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 Earth, sweet Earth, sweet landscape, with leavés throng
And louchéd low grass, heaven that dost appeal
To, with no tongue to plead, no heart to feel;
That canst but only be, but dost that long—
Thou canst but be, but that thou well dost; strong
Thy plea with him who dealt, nay does now deal,
Thy lovely dale down thus and thus bids reel
Thy river, and o'er gives all to rack or wrong.
And what is Earth's eye, tongue, or heart else, where Else, but in dear and dogged man?—Ah, the heir To his own selfbent so bound, so tied to his turn, To thriftless reave both our rich round world bare And none reck of world after, this bids wear Earth brows of such care, care and dear concern.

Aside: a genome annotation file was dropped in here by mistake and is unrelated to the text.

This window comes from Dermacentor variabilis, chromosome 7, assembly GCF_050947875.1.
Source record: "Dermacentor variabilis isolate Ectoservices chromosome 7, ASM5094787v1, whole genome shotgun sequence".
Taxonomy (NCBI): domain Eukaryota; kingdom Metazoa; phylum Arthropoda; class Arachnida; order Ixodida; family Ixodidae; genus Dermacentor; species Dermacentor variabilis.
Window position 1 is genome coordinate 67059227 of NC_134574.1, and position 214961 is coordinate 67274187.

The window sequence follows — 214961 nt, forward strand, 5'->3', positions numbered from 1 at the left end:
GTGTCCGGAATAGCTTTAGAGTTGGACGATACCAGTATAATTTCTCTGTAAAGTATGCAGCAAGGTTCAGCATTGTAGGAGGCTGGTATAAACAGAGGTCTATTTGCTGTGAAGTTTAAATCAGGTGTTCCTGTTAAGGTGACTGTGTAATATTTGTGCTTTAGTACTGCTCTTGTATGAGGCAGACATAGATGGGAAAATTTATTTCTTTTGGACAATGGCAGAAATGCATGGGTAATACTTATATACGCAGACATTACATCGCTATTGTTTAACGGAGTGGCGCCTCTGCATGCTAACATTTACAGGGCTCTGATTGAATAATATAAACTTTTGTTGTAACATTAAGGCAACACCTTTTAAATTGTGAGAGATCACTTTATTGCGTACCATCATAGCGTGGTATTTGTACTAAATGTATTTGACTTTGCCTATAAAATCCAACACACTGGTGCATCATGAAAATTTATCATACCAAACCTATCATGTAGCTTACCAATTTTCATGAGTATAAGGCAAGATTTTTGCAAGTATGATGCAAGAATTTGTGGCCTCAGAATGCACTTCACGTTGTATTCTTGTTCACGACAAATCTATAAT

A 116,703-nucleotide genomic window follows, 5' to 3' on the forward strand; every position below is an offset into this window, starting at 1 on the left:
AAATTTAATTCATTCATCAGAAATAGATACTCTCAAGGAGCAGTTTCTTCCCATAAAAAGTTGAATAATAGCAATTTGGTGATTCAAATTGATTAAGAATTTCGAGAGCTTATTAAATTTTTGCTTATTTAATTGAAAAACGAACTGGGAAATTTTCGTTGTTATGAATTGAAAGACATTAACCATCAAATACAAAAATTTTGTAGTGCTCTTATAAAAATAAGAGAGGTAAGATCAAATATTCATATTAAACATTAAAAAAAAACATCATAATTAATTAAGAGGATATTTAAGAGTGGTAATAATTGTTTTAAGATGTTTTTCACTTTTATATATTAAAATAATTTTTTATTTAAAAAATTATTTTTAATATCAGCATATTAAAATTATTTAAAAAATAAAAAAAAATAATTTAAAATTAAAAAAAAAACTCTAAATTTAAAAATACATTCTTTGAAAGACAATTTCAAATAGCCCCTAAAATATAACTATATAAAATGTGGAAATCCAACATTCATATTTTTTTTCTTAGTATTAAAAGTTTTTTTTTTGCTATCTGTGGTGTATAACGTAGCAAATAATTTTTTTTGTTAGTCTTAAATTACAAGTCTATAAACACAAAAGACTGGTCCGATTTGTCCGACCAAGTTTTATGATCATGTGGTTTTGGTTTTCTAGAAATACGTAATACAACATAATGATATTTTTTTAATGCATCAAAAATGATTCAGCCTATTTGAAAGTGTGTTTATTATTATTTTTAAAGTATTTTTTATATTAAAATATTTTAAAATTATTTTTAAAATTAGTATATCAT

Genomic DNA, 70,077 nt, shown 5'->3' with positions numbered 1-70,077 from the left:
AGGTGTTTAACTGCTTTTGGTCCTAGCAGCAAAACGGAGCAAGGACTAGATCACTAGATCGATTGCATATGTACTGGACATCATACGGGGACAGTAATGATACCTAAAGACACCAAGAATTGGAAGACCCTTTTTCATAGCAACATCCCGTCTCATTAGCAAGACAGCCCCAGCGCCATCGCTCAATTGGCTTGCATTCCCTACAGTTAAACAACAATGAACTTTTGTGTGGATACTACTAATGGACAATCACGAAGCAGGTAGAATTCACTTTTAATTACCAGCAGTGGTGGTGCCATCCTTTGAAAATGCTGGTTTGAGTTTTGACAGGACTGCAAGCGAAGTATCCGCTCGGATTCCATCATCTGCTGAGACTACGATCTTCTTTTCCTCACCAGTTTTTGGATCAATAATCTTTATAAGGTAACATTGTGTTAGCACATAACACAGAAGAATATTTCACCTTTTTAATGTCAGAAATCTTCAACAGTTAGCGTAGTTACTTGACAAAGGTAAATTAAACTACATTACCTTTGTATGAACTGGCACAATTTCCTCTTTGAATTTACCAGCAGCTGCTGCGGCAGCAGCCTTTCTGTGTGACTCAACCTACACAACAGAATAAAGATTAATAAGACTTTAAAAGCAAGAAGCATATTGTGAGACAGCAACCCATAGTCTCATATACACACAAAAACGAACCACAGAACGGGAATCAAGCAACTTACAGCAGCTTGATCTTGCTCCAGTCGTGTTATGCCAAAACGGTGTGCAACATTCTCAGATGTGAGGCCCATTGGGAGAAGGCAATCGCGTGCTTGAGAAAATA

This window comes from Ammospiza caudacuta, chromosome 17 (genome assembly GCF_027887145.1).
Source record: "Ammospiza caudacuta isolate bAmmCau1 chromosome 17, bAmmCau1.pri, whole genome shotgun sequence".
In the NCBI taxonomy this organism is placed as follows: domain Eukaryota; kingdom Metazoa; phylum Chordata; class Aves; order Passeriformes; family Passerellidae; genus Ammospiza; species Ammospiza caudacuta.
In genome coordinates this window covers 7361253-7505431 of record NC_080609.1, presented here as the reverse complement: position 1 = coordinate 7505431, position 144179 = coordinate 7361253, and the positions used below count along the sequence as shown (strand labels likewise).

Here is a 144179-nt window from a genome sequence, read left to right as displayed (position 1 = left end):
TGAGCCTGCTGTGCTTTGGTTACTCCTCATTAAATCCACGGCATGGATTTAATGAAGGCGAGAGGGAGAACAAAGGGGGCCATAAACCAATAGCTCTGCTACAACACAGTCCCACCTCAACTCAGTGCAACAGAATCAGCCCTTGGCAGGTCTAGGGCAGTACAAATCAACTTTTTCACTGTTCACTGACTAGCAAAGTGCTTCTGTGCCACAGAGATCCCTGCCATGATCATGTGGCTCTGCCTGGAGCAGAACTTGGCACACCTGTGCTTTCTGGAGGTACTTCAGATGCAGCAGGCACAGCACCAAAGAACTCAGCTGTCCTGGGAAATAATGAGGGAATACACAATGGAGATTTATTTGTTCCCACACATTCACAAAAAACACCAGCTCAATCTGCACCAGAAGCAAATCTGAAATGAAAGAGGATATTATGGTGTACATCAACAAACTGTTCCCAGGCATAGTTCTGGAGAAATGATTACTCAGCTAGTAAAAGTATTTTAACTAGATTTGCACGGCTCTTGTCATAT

Poem by Gerard Manley Hopkins
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